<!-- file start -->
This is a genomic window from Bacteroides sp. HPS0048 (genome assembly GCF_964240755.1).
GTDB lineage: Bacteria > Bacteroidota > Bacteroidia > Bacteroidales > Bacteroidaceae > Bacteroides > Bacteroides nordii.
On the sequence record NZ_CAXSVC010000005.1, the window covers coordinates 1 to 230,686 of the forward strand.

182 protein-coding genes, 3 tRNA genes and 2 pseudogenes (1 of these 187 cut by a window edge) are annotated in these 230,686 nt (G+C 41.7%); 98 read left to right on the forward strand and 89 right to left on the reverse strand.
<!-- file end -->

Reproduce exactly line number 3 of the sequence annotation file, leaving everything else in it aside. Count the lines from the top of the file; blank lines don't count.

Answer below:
On the sequence record NZ_CAXSVC010000005.1, the window covers coordinates 1 to 230,686 of the forward strand.